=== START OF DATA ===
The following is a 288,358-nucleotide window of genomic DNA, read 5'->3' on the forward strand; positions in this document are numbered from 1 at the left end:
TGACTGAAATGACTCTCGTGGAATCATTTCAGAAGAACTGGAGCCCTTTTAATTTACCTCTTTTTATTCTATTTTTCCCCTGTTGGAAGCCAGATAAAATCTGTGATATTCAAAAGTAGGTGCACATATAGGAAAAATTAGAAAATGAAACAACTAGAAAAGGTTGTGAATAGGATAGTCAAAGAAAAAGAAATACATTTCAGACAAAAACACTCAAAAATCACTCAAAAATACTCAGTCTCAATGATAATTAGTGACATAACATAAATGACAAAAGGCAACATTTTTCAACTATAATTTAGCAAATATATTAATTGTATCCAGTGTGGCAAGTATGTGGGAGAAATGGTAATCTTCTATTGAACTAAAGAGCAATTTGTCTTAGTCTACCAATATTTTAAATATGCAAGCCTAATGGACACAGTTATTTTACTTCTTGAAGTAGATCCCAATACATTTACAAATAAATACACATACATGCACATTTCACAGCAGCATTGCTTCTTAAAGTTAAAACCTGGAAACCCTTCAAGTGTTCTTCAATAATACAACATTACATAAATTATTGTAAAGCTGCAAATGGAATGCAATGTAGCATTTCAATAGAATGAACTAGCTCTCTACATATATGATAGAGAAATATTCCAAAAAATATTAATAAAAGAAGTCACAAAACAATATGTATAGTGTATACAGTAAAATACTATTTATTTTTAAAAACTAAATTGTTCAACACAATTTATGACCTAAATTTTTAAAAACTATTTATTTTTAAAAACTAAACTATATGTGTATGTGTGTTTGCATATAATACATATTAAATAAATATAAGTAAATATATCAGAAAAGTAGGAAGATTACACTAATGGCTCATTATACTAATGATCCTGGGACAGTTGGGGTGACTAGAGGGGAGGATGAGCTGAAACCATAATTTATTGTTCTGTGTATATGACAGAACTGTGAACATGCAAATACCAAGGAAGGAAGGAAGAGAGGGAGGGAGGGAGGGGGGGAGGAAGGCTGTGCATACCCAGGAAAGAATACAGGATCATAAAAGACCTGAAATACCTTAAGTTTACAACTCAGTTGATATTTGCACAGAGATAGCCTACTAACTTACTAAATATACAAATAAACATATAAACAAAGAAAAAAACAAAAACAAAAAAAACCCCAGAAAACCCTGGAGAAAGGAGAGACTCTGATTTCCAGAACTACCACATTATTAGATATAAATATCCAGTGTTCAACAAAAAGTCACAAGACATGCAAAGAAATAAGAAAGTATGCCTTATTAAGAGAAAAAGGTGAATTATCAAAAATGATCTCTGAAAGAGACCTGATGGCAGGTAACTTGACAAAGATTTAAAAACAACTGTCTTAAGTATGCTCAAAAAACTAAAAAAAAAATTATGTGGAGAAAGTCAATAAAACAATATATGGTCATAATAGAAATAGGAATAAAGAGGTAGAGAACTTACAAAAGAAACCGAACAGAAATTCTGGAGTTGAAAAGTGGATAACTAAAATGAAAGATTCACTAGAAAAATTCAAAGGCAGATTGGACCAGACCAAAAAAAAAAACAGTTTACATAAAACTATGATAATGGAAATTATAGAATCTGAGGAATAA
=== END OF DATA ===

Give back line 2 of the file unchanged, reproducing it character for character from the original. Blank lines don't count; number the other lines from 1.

TGACTGAAATGACTCTCGTGGAATCATTTCAGAAGAACTGGAGCCCTTTTAATTTACCTCTTTTTATTCTATTTTTCCCCTGTTGGAAGCCAGATAAAATCTGTGATATTCAAAAGTAGGTGCACATATAGGAAAAATTAGAAAATGAAACAACTAGAAAAGGTTGTGAATAGGATAGTCAAAGAAAAAGAAATACATTTCAGACAAAAACACTCAAAAATCACTCAAAAATACTCAGTCTCAATGATAATTAGTGACATAACATAAATGACAAAAGGCAACATTTTTCAACTATAATTTAGCAAATATATTAATTGTATCCAGTGTGGCAAGTATGTGGGAGAAATGGTAATCTTCTATTGAACTAAAGAGCAATTTGTCTTAGTCTACCAATATTTTAAATATGCAAGCCTAATGGACACAGTTATTTTACTTCTTGAAGTAGATCCCAATACATTTACAAATAAATACACATACATGCACATTTCACAGCAGCATTGCTTCTTAAAGTTAAAACCTGGAAACCCTTCAAGTGTTCTTCAATAATACAACATTACATAAATTATTGTAAAGCTGCAAATGGAATGCAATGTAGCATTTCAATAGAATGAACTAGCTCTCTACATATATGATAGAGAAATATTCCAAAAAATATTAATAAAAGAAGTCACAAAACAATATGTATAGTGTATACAGTAAAATACTATTTATTTTTAAAAACTAAATTGTTCAACACAATTTATGACCTAAATTTTTAAAAACTATTTATTTTTAAAAACTAAACTATATGTGTATGTGTGTTTGCATATAATACATATTAAATAAATATAAGTAAATATATCAGAAAAGTAGGAAGATTACACTAATGGCTCATTATACTAATGATCCTGGGACAGTTGGGGTGACTAGAGGGGAGGATGAGCTGAAACCATAATTTATTGTTCTGTGTATATGACAGAACTGTGAACATGCAAATACCAAGGAAGGAAGGAAGAGAGGGAGGGAGGGAGGGGGGGAGGAAGGCTGTGCATACCCAGGAAAGAATACAGGATCATAAAAGACCTGAAATACCTTAAGTTTACAACTCAGTTGATATTTGCACAGAGATAGCCTACTAACTTACTAAATATACAAATAAACATATAAACAAAGAAAAAAACAAAAACAAAAAAAACCCCAGAAAACCCTGGAGAAAGGAGAGACTCTGATTTCCAGAACTACCACATTATTAGATATAAATATCCAGTGTTCAACAAAAAGTCACAAGACATGCAAAGAAATAAGAAAGTATGCCTTATTAAGAGAAAAAGGTGAATTATCAAAAATGATCTCTGAAAGAGACCTGATGGCAGGTAACTTGACAAAGATTTAAAAACAACTGTCTTAAGTATGCTCAAAAAACTAAAAAAAAAATTATGTGGAGAAAGTCAATAAAACAATATATGGTCATAATAGAAATAGGAATAAAGAGGTAGAGAACTTACAAAAGAAACCGAACAGAAATTCTGGAGTTGAAAAGTGGATAACTAAAATGAAAGATTCACTAGAAAAATTCAAAGGCAGATTGGACCAGACCAAAAAAAAAAACAGTTTACATAAAACTATGATAATGGAAATTATAGAATCTGAGGAATAA